How much electricity does the rest of the house use per week? If you have a smart meter you might be able to find out from your current provider’s customer online system. If you don’t then you could look at recent bills (and then subtract out any kWh you think went on home EV/PHEV charging - presumably none in your case?) to get a rough idea.

Now run those numbers through the two different tariffs to see which costs more, assuming you can do all your EV charging overnight during the cheap rate. Which comes out to the highest total?

Note that if you get a 7kW chargepoint then even 5 hrs is long enough to add 35kWh which is 130 miles of range. If you use a ”granny” charger cable then you’ll only be adding ~10kWh in 5 hrs, which is more like 40 miles of range, whicy might mean having to do 10% or so of the EV charging at the higher rate if you go with BG, depending on how evenly split the miles are between days.

Then you can think about whether you can time shift other electrical loads (dishwasher, washing machine, electric underfloor heating, immersion heater - heating water with cheap overnight electric is cheaper than gas at current prices) to the overnight period - and whether you could do more time shifting with the longer cheap rate period?
 

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Hi All,
Could someone kindly help me to chose the EV tariff?
I have two tariffs one from British gas and another one from EDF.

British gas:
Off peak times are from 12MN to 5AM
Off peak rates- 12p,
Peak rate- 39.365p
Standing charge-45.86p

EDF:
Off peak times are from 1AM to 8AM.
Off peak rates- 6.90p
Peak rate- 47.31p
Standing charge-45.86p

Thanks in advance for any advice.
If possible you need to estimate your current electric usage using your meter, info you get from your supplier or just past bills. If you guesstimate how much of that is in the period that will be peak rate under the new tariffs, you can then estimate the total cost under each of the new tariffs of both your existing electricity usage and the new consumption for the car.

Off topic but very pleased to see there are competitors to Octopus again in the off-peak EV charging market. These tariffs look competitive with Go now.
 

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Discussion Starter · #10 ·
So that will probably be twice a week, and around 60kW in total allowing for losses.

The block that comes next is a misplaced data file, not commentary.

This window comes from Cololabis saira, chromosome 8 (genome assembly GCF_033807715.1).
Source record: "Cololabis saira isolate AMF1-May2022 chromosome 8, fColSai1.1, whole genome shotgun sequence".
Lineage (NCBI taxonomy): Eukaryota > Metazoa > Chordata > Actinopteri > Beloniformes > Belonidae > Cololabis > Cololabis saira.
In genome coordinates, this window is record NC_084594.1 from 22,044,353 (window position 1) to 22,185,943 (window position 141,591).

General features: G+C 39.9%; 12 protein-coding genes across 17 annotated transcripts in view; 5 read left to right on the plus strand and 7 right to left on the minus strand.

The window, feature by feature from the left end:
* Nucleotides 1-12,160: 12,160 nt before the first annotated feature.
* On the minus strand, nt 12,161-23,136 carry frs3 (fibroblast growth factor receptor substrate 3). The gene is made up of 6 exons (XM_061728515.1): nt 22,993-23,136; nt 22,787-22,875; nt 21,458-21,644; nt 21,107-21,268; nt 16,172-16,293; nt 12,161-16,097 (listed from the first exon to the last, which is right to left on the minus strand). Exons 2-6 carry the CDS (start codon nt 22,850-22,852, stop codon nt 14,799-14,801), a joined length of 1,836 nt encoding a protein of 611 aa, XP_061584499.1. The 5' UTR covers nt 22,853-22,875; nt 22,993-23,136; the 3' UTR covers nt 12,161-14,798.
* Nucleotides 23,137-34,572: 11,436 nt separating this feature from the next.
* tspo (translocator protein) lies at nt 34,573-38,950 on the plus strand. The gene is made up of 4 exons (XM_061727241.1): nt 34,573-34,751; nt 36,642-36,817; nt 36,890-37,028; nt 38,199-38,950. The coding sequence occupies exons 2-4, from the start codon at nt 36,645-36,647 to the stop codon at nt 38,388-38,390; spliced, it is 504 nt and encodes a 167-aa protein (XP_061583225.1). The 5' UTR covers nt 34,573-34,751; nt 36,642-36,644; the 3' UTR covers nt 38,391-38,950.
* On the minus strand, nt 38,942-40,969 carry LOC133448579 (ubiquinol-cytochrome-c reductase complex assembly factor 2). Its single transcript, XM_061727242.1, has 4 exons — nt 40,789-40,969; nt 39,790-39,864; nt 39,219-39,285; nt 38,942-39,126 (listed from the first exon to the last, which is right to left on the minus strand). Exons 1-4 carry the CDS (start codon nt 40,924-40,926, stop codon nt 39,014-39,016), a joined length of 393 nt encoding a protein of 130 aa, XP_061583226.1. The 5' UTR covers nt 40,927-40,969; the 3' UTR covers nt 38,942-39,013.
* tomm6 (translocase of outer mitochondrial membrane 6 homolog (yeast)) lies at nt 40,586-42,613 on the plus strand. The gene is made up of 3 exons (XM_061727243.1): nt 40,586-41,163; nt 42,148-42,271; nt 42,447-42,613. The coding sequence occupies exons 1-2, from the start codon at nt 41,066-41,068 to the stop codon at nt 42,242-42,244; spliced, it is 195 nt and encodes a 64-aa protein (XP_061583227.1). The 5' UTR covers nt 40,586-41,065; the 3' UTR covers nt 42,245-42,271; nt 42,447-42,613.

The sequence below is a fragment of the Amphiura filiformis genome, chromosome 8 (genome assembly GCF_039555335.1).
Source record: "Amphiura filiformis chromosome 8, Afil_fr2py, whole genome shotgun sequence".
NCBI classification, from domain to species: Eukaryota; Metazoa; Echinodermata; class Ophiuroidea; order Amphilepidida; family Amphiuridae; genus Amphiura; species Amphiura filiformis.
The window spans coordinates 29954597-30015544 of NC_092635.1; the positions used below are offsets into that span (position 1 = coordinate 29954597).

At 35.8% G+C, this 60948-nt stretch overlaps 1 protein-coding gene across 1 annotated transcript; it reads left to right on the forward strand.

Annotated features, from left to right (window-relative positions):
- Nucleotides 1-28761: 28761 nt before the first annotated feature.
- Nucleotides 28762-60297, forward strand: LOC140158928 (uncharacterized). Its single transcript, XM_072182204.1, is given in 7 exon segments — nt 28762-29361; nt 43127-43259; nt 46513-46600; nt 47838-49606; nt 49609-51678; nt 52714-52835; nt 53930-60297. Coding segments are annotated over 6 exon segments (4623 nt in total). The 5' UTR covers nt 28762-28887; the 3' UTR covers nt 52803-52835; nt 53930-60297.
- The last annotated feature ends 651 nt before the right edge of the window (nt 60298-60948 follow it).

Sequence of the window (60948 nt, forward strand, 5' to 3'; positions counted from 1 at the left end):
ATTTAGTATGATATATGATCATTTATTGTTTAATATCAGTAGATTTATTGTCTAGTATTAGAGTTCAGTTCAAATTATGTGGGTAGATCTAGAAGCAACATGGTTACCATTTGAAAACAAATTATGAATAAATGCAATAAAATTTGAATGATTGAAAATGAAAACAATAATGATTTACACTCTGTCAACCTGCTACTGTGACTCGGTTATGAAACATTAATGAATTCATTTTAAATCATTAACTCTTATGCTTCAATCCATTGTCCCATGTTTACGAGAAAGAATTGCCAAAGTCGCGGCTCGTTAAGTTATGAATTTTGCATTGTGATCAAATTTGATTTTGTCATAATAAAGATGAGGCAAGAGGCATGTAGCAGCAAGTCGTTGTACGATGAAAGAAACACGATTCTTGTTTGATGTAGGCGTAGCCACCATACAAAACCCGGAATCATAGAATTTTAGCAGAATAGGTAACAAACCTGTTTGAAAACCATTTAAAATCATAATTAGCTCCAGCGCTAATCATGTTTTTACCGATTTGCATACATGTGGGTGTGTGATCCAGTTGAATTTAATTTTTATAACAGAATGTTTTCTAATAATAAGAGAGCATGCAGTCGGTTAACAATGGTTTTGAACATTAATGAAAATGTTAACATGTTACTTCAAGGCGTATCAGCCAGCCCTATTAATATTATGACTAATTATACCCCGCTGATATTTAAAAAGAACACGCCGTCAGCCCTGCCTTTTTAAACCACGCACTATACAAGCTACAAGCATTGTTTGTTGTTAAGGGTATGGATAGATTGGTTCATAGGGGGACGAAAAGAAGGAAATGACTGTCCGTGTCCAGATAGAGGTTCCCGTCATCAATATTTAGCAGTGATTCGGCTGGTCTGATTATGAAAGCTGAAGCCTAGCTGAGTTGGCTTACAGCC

The remaining piece of the puzzle is how much will you typically use (kWh) for the rest of the house in the peak periods for each of those tariffs?
With EDF for remaining 17 hours of peak rate/day I would say around 40-45kW per week as I could use the electricity for using washing machine, shower,etc between 6am and 8am.
However, with British gas it may go up as its only 5 hours of off peak and it is only till 5am.
 

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With EDF for remaining 17 hours of peak rate/day I would say around 40-45kW per week as I could use the electricity for using washing machine, shower,etc between 6am and 8am.
However, with British gas it may go up as its only 5 hours of off peak and it is only till 5am.
That would suggest that EDF is the better choice for you as long as you do make the effort to use that 6-8am period as you have mentioned...
 

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Discussion Starter · #12 ·
Roughly how many miles per week do you drive in your EV(s)? Do you know how many kWh you typically use per week/month for that? (If not you could estimate using the long-run kWh/mi you are getting.)

(ah just seen you don’t have the car yet. 220 miles per week, at say 3.75mi/kWh (kona might get 4 or more but it depends how you drive, how long journeys are, temp, etc.) is 60kWh/week for EV charging.)

How much electricity does the rest of the house use per week? If you have a smart meter you might be able to find out from your current provider’s customer online system. If you don’t then you could look at recent bills (and then subtract out any kWh you think went on home EV/PHEV charging - presumably none in your case?) to get a rough idea.

Now run those numbers through the two different tariffs to see which costs more, assuming you can do all your EV charging overnight during the cheap rate. Which comes out to the highest total?